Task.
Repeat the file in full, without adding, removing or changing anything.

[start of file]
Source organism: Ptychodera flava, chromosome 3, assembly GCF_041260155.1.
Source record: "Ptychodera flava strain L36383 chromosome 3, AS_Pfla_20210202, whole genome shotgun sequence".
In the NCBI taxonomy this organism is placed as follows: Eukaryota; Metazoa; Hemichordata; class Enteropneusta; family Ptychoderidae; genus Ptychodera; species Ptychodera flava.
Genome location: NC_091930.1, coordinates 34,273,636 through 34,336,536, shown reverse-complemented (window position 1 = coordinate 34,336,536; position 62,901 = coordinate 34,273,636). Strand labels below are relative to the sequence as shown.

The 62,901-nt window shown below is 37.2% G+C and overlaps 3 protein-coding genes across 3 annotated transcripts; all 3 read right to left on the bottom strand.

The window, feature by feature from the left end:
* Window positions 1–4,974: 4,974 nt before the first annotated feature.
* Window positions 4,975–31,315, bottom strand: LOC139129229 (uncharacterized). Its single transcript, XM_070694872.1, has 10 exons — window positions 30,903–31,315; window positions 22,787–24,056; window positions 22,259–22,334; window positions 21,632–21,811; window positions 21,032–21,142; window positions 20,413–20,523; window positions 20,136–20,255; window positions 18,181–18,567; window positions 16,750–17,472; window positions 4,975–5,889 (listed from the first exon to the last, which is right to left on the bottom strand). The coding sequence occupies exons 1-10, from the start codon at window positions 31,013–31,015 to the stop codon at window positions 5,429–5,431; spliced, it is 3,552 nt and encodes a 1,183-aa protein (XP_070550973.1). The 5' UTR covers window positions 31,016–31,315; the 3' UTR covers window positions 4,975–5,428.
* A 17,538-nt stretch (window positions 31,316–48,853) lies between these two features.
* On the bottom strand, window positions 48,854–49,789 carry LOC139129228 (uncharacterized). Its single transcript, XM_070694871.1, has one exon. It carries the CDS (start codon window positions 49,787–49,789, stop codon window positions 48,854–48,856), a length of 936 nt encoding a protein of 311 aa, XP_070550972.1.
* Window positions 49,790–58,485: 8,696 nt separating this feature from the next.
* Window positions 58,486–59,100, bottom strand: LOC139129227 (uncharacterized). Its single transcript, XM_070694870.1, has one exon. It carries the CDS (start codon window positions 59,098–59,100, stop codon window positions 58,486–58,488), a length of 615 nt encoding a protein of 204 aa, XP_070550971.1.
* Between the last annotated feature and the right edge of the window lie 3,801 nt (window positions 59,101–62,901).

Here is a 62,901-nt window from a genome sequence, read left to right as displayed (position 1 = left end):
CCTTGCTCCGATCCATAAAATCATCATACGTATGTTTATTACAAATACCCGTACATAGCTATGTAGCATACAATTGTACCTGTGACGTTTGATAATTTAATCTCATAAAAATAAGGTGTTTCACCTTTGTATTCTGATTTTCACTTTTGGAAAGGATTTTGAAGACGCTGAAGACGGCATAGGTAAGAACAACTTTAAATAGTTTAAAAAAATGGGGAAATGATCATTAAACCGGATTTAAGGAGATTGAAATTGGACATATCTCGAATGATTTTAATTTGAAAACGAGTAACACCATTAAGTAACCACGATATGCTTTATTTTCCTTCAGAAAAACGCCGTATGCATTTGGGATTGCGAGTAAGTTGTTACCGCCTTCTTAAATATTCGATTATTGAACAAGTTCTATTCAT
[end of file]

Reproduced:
Source organism: Ptychodera flava, chromosome 3, assembly GCF_041260155.1.
Source record: "Ptychodera flava strain L36383 chromosome 3, AS_Pfla_20210202, whole genome shotgun sequence".
In the NCBI taxonomy this organism is placed as follows: Eukaryota; Metazoa; Hemichordata; class Enteropneusta; family Ptychoderidae; genus Ptychodera; species Ptychodera flava.
Genome location: NC_091930.1, coordinates 34,273,636 through 34,336,536, shown reverse-complemented (window position 1 = coordinate 34,336,536; position 62,901 = coordinate 34,273,636). Strand labels below are relative to the sequence as shown.

The 62,901-nt window shown below is 37.2% G+C and overlaps 3 protein-coding genes across 3 annotated transcripts; all 3 read right to left on the bottom strand.

The window, feature by feature from the left end:
* Window positions 1–4,974: 4,974 nt before the first annotated feature.
* Window positions 4,975–31,315, bottom strand: LOC139129229 (uncharacterized). Its single transcript, XM_070694872.1, has 10 exons — window positions 30,903–31,315; window positions 22,787–24,056; window positions 22,259–22,334; window positions 21,632–21,811; window positions 21,032–21,142; window positions 20,413–20,523; window positions 20,136–20,255; window positions 18,181–18,567; window positions 16,750–17,472; window positions 4,975–5,889 (listed from the first exon to the last, which is right to left on the bottom strand). The coding sequence occupies exons 1-10, from the start codon at window positions 31,013–31,015 to the stop codon at window positions 5,429–5,431; spliced, it is 3,552 nt and encodes a 1,183-aa protein (XP_070550973.1). The 5' UTR covers window positions 31,016–31,315; the 3' UTR covers window positions 4,975–5,428.
* A 17,538-nt stretch (window positions 31,316–48,853) lies between these two features.
* On the bottom strand, window positions 48,854–49,789 carry LOC139129228 (uncharacterized). Its single transcript, XM_070694871.1, has one exon. It carries the CDS (start codon window positions 49,787–49,789, stop codon window positions 48,854–48,856), a length of 936 nt encoding a protein of 311 aa, XP_070550972.1.
* Window positions 49,790–58,485: 8,696 nt separating this feature from the next.
* Window positions 58,486–59,100, bottom strand: LOC139129227 (uncharacterized). Its single transcript, XM_070694870.1, has one exon. It carries the CDS (start codon window positions 59,098–59,100, stop codon window positions 58,486–58,488), a length of 615 nt encoding a protein of 204 aa, XP_070550971.1.
* Between the last annotated feature and the right edge of the window lie 3,801 nt (window positions 59,101–62,901).

Here is a 62,901-nt window from a genome sequence, read left to right as displayed (position 1 = left end):
CCTTGCTCCGATCCATAAAATCATCATACGTATGTTTATTACAAATACCCGTACATAGCTATGTAGCATACAATTGTACCTGTGACGTTTGATAATTTAATCTCATAAAAATAAGGTGTTTCACCTTTGTATTCTGATTTTCACTTTTGGAAAGGATTTTGAAGACGCTGAAGACGGCATAGGTAAGAACAACTTTAAATAGTTTAAAAAAATGGGGAAATGATCATTAAACCGGATTTAAGGAGATTGAAATTGGACATATCTCGAATGATTTTAATTTGAAAACGAGTAACACCATTAAGTAACCACGATATGCTTTATTTTCCTTCAGAAAAACGCCGTATGCATTTGGGATTGCGAGTAAGTTGTTACCGCCTTCTTAAATATTCGATTATTGAACAAGTTCTATTCAT